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Aishah’s marriage and her exact age
The ancient historical references
Some thought-provoking suggestions
Some historical facts that need considering carefully:
The age of Aishah in relationship to the age of her sister Asma
Abu Bakr’s children were born before the advent of Islam
Abu Bakr’s marriage to Umm Ruman
Aishah was one of the first children to embrace Islam
Some background details of the marriage
Abu Bakr’s concern about the delay of Aishah’s full wedding
Aishah was playing on a swing when called to her marriage
The date of the death of Aishah
The status of the narratives in the Sahih collections
Sayyid Sulayman Nadvi’s statement examined
Aishah’s dolls
Aishah’s ‘playmates’
Aishah’s Needlework
Aishah’s Account of the Miraj and the Hijrah
Aishah’s role in the Battle of Uhud
Aishah’s knowledge
Her status as a jurist



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Madam Aishah, a Study of her age at the time of her marriage with Prophet Muhammad

Historical Fact 9. The status of the narratives in the Sahih collections:

How is it, then, that the hadith collections of al-Bukhari, Muslim, Abu Dawud, an-Nisa’I and Ibn Majah all narrate Aishah’s age at the time of her nikah as being merely six, and that she went to live in her husband’s home at the age of nine?

It seems that they used Hisham’s tradition for confirmation of this. However, it must be repeated again that Hisham’s record is not altogether reliable, even though Hisham got his information from his own father, Asma’s son Urwah. Many scholars, such as Ajurri, Uqayli, Abu al-Aswad and Imam Malik all remarked that none of the narratives Hisham recorded on his father’s reference concerning Aishah were trustworthy – and the given reason is because they all originated in Iraq.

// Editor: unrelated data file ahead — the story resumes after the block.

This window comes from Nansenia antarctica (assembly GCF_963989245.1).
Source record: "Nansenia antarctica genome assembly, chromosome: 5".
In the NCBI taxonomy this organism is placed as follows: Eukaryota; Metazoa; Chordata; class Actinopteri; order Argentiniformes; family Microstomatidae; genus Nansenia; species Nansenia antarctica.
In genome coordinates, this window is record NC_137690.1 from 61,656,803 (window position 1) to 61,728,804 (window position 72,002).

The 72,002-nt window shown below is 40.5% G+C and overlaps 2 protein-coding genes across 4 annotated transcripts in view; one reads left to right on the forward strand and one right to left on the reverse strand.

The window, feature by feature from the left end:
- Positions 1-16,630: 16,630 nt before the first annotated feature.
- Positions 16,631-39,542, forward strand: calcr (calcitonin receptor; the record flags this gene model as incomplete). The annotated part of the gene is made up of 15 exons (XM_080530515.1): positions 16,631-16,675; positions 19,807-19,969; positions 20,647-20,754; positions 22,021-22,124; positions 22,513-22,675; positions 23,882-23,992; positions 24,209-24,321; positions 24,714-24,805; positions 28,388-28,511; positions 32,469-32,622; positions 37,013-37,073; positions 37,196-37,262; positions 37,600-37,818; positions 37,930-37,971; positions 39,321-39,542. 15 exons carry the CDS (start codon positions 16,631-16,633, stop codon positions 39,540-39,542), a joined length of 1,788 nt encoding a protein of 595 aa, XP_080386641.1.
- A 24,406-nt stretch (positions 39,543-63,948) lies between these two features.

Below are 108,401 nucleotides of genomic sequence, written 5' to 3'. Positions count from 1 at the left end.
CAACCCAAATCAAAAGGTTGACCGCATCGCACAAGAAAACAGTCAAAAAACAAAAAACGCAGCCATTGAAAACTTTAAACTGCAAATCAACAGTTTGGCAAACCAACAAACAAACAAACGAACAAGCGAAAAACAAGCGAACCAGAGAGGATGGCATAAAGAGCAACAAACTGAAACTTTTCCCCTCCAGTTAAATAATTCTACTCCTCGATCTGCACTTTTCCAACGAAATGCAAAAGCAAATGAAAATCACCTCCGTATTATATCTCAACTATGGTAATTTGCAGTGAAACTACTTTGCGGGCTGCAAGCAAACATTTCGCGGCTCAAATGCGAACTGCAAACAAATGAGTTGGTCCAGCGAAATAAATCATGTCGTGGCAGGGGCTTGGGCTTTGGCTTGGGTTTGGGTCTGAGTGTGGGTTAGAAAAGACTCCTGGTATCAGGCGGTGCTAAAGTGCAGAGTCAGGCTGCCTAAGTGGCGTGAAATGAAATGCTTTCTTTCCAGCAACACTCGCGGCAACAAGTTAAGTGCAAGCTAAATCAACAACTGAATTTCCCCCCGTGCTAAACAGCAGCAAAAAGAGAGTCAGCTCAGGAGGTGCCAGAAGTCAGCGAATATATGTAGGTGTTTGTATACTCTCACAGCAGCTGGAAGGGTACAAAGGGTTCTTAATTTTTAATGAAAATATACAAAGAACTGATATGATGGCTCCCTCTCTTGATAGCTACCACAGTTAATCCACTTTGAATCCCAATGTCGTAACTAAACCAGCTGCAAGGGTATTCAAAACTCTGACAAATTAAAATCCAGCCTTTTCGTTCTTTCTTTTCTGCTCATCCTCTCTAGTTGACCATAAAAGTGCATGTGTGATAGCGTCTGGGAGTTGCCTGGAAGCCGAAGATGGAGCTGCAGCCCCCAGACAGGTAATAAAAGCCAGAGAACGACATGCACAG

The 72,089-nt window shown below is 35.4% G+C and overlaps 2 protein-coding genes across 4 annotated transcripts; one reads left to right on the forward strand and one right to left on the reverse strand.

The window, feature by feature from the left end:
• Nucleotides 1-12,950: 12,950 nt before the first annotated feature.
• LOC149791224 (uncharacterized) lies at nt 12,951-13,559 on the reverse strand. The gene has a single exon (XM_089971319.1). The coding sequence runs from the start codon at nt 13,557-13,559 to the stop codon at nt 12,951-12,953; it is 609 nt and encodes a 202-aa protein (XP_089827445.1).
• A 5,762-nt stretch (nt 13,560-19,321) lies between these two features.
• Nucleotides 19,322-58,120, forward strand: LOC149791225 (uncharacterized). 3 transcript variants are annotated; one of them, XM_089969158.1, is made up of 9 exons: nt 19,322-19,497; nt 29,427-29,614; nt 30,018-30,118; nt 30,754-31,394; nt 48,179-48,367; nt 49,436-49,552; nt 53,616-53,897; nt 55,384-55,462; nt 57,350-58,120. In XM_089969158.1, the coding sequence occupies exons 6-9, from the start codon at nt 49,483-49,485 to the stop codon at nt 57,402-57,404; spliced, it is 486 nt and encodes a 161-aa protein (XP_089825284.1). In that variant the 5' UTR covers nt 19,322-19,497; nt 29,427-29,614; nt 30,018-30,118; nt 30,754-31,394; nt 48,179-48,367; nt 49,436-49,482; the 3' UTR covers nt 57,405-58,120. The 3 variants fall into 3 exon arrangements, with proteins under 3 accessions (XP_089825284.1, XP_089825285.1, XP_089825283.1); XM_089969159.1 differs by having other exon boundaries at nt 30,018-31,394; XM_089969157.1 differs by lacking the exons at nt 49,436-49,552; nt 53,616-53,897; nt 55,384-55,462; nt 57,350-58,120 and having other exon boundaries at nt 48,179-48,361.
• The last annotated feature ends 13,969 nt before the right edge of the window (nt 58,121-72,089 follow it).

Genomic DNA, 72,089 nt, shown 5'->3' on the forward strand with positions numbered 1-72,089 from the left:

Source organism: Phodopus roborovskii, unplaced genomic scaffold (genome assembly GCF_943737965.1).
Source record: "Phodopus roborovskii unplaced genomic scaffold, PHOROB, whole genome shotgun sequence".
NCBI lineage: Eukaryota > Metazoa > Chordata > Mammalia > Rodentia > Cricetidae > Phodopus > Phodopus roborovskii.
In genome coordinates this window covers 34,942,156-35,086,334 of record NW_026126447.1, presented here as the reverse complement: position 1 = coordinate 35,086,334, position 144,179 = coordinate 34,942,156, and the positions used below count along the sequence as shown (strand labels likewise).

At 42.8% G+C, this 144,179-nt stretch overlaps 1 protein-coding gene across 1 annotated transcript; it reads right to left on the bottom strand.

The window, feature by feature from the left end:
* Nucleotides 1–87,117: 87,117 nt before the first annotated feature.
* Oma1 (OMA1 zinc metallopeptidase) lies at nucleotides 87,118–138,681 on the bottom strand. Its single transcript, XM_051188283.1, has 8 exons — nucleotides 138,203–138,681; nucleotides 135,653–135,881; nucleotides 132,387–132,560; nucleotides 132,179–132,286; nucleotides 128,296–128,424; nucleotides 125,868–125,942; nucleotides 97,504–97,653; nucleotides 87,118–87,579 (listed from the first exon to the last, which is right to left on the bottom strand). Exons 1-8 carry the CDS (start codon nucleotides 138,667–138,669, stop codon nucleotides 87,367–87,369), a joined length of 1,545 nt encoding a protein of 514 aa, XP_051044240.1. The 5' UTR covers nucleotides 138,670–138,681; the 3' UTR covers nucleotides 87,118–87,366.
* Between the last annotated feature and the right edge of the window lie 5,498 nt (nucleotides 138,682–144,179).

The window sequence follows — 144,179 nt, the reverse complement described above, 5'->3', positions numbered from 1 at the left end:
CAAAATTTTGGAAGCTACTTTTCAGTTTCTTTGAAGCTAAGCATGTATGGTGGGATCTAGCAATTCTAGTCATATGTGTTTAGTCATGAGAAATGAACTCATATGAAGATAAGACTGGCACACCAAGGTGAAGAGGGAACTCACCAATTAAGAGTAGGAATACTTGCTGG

Even the narratives in the Sihah (the Authentic Books of Hadith) about Aishah’s nikah which claim Aishah herself as the source are suspect, because the chain of authorities on which this narrative is based consists entirely of either Basri or Kufi elements.

Yaqub ibn Abi Shaybah, Ibn Kharash and Imam Malik, as also Ajurri, Uqayli and Abu al-Aswad, all maintain that Hisham’s Iraqi references are invalidated, and untrustworthy. The reason is the very serious objection that these narratives were completely unknown to the people of Madinah.

Both Imam Malik and Imam al-Shafi’i declared: ‘Any tradition with no roots in Hijaz has no substance, that means, it is not trustworthy.’15

Therefore, since all the narratives and references related to Aishah’s nikah and wedding, even those alleged to be on the authority of Aishah herself, originated in Iraq and were unknown to the scholars of Madinah, they cannot be trusted even though they fulfill the conditions laid down by some of the compilers of the Six Authentic Books.

The only piece of non-Iraqi evidence to back up the Iraqi material is the reference of Muhammad ibn Shihab al-Zuhri recording a similar statement – also on the authority of Urwah, Hisham’s father. However, it has not been established whether al-Zuhri heard this directly from Urwah. Ibn Hajar, the great interpreter of al-Bukhari, stated:

“There is no proof that Muhammad ibn Shihab attended to Urwah directly, though it has been proved that he gathered references from other authorities, even greater than Urwah.’16

So, if the references all go back to Hisham, what can be deduced from this?

Unfortunately, we can prove quite simply that his records are not consistent, and all hadith scholars agree that when a particular narrator contradicts his own narrative, then it should not be considered trustworthy.17

It was certainly Hisham’s personal opinion (not a matter gleaned from any other source or scholar) that Aishah did pass away in 50 AH/672 CE. He also stated that his grandmother Asma was older than Aishah by ten years. Unfortunately for Hisham, as we have already seen, if Aishah died in 50 AH aged 67, she must have been born 17 years before the Hijrah, in 605. This means that his dates simply don’t add up, for once again it makes Aishah 19 and not 9 at her full marriage.



15. ‘Tadrib al-Rawi’ (Egypt) p.23.
16. ‘Tahdhib al-Tahdhib’ (Beirut) Vol IX/450).
17. ‘Irshad al-Fuhul’ (Egypt).


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